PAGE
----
A Fiesta of Riches....

If you'd read my earlier post about Victoria, you'd know about my sudden interest in Fiestaware. For those of you unfamiliar with the brand of dishes, Fiestaware (made by Homer Laughlin China Company) are these vibrant and brightly coloured art-deco style dishes that was first made in the States in 1936 and discontinued in 1973. Fiestaware was then reissued in 1986 and is one of the most popular everyday dishware in the States.

After some research, I found out that it's really hard to find Fiestaware retailers in Canada. It's really popular in the US, but some how it didn't really cross the border.

But look! The lovely Brenda offered to pick up some Fiestaware when she went down to the States this weekend. Plus, the dishes were on sale! I was the happiest gal in the world.

They are more vibrant and colourful than I'd imagined. These colours make me so giggly and giddy. They are solid, with great weight and thickness. I'm sipping tea from a 'scarlet' cup right now.

Please allow the following indulgent pictures.....

dishes drying on the dish rack

my cupboard

Honestly, I can stare at them all day.

Thank you Brenda!


Chambar is one of our favorite restaurants in Vancouver, and it's where we often go for a special dinner before an event. This time we were going to Hal Willner's Neil Young Project, and I was forward-thinking enough to have made reservations a month or so beforehand because downtown was absolutely crazy and crowded that night. There was an Olympic hockey game featuring the Canadian men's team, and the city and the restaurant were hopping.

We were led into the back room of the restaurant, which is a lot more spacious and which has a great deal more natural light than the restaurant's main room. The room is lovely, with large windows, solid wood tables, and leather-like banquettes along either exposed brick wall. On this particular night, they had a giant screen set up with the hockey game.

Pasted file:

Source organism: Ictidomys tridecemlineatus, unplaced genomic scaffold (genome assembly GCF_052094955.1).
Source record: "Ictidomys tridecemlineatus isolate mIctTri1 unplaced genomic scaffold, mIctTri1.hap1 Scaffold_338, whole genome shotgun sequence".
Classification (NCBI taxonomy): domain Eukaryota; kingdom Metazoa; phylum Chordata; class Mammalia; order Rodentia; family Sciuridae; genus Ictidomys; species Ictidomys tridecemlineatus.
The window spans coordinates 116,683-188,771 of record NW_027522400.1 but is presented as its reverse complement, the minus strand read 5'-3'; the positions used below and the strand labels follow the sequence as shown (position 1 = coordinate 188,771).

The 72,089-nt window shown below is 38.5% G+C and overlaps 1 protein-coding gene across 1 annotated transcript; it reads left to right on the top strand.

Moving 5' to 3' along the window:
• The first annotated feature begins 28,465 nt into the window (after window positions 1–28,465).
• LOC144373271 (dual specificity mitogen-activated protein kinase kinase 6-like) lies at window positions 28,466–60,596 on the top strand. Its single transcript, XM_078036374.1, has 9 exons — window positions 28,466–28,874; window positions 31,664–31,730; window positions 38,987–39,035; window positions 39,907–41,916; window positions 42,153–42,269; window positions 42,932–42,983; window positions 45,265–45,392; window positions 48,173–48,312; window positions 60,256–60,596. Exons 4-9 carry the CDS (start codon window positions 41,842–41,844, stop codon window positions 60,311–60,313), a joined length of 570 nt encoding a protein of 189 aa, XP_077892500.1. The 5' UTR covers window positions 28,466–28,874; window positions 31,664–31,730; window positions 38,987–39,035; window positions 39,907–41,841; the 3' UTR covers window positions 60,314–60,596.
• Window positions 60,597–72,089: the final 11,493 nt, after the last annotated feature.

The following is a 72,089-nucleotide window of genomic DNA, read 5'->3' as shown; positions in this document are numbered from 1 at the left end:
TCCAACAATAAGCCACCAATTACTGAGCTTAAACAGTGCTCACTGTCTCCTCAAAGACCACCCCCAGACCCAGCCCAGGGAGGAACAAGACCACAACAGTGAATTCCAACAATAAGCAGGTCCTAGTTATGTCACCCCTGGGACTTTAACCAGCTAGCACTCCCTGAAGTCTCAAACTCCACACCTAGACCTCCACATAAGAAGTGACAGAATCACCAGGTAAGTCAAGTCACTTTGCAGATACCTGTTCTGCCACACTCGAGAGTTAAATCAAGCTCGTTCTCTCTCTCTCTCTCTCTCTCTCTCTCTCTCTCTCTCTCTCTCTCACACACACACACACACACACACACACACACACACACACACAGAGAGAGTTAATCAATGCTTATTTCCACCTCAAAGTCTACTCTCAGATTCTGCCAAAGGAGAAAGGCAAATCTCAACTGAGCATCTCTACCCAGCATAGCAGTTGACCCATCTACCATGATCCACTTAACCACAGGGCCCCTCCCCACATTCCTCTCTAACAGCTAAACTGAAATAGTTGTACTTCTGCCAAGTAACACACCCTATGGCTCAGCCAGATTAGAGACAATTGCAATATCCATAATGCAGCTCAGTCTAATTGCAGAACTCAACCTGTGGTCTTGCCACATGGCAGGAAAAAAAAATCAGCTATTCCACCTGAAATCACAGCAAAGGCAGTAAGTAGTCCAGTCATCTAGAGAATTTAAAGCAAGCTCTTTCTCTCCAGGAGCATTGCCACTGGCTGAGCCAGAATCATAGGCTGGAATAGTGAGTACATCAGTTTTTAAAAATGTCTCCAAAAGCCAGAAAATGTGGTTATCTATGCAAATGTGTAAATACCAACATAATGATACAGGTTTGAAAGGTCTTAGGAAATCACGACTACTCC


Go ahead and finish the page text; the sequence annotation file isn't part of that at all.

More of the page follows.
We began the meal with some mixed olives ($6). The black, green and red olives arrived on a elegant long serving plate, mixed with caper berries, and topped with a tangy sauce of sundried tomato. Strongly tangy and briny, the olives really whetted our appetites.

Shane ordered Le canard aux epices ( Spiced Duck -- $29), and this arrived on a large square plate, the elements arranged beautifully. There were 3 thick pieces of pink duck breast, a couple of pieces of sauteed , caramelized apple, pureed butternut squash, and a glistening tamarind sauce. Everything was impeccable and delicious. The duck was incredibly tender with spicy cinnamon flavours, and the puree was buttery and utterly smooth on the tongue. The tamarind sauce was unexpected and surprisingly tangy and savory.

I ordered what I usually order at Chambar, the mussels Congolaise ($22). This arrived in a large covered black pot, and the mussels were cooked in a tomato, coconut milk, lime and smoked chilli, and topped with cilantro. The mussels were well cooked and tender, though they weren't as large as I've had there in the past. The star was the broth--this was delicious, and I just sipped it up like soup.

Of course, accompanying the mussels was a side of fries, which arrived in a small bowl. They were crispy and golden brown.

By the end of our entrees, we were full, but we decided to try the dessert tasting platter ($20). These were: basil sorbet, vanilla pot de creme, raspberry tart with lime sorbet, and chocolate mousse. These were indulgent and outstanding. The highlights were definitely the basil sorbet, which was refreshing and unusual, and the rich and light chocolate mousse.

In addition to the platter of desserts, the dish also came with a selection of truffles: raspberry truffles, and a dark chocolate one. These were the perfect ending to a delightful meal. Oh, that and the shootout goal, that is....!

(a very special thanks to Allison and Mary, the best people to be around!)

Chambar Restaurant on Urbanspoon

House of Tofu Soup

House of Tofu Soup is a restaurant that I'd heard about here and there from various friends. It's right in our neighborhood on North Road, and we often pass by it when we go out for walks.